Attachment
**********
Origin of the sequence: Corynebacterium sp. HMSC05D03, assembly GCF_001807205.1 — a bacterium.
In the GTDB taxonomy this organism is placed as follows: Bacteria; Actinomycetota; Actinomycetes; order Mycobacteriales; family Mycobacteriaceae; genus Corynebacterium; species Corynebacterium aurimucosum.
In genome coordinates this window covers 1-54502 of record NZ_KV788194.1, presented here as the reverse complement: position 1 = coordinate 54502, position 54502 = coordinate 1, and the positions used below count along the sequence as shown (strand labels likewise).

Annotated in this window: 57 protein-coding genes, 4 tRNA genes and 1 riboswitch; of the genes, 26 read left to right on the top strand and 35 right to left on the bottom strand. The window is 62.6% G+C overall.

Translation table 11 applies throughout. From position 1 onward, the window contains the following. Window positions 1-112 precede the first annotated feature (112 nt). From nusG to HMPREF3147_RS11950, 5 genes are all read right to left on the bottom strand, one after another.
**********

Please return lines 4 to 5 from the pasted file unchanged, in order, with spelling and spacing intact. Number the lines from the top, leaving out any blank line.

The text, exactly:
Annotated in this window: 57 protein-coding genes, 4 tRNA genes and 1 riboswitch; of the genes, 26 read left to right on the top strand and 35 right to left on the bottom strand. The window is 62.6% G+C overall.

Translation table 11 applies throughout. From position 1 onward, the window contains the following. Window positions 1-112 precede the first annotated feature (112 nt). From nusG to HMPREF3147_RS11950, 5 genes are all read right to left on the bottom strand, one after another.